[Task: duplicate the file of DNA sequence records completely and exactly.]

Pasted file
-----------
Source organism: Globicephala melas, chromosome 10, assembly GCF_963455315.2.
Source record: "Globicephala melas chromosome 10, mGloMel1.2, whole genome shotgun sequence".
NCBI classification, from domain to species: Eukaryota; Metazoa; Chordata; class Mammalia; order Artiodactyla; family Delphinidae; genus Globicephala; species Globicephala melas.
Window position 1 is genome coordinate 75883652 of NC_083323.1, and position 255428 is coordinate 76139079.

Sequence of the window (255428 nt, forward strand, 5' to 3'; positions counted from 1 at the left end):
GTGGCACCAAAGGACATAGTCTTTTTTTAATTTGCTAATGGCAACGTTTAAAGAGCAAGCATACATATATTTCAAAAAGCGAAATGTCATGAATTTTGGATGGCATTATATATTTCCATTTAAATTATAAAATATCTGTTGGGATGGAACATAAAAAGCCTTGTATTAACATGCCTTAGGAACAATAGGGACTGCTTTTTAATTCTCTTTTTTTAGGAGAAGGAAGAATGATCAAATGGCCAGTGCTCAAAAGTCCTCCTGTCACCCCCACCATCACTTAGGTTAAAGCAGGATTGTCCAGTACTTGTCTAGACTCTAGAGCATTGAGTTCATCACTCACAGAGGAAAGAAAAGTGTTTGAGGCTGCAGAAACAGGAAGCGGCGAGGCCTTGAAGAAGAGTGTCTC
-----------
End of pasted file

Source organism: Globicephala melas, chromosome 10, assembly GCF_963455315.2.
Source record: "Globicephala melas chromosome 10, mGloMel1.2, whole genome shotgun sequence".
NCBI classification, from domain to species: Eukaryota; Metazoa; Chordata; class Mammalia; order Artiodactyla; family Delphinidae; genus Globicephala; species Globicephala melas.
Window position 1 is genome coordinate 75883652 of NC_083323.1, and position 255428 is coordinate 76139079.

Sequence of the window (255428 nt, forward strand, 5' to 3'; positions counted from 1 at the left end):
GTGGCACCAAAGGACATAGTCTTTTTTTAATTTGCTAATGGCAACGTTTAAAGAGCAAGCATACATATATTTCAAAAAGCGAAATGTCATGAATTTTGGATGGCATTATATATTTCCATTTAAATTATAAAATATCTGTTGGGATGGAACATAAAAAGCCTTGTATTAACATGCCTTAGGAACAATAGGGACTGCTTTTTAATTCTCTTTTTTTAGGAGAAGGAAGAATGATCAAATGGCCAGTGCTCAAAAGTCCTCCTGTCACCCCCACCATCACTTAGGTTAAAGCAGGATTGTCCAGTACTTGTCTAGACTCTAGAGCATTGAGTTCATCACTCACAGAGGAAAGAAAAGTGTTTGAGGCTGCAGAAACAGGAAGCGGCGAGGCCTTGAAGAAGAGTGTCTC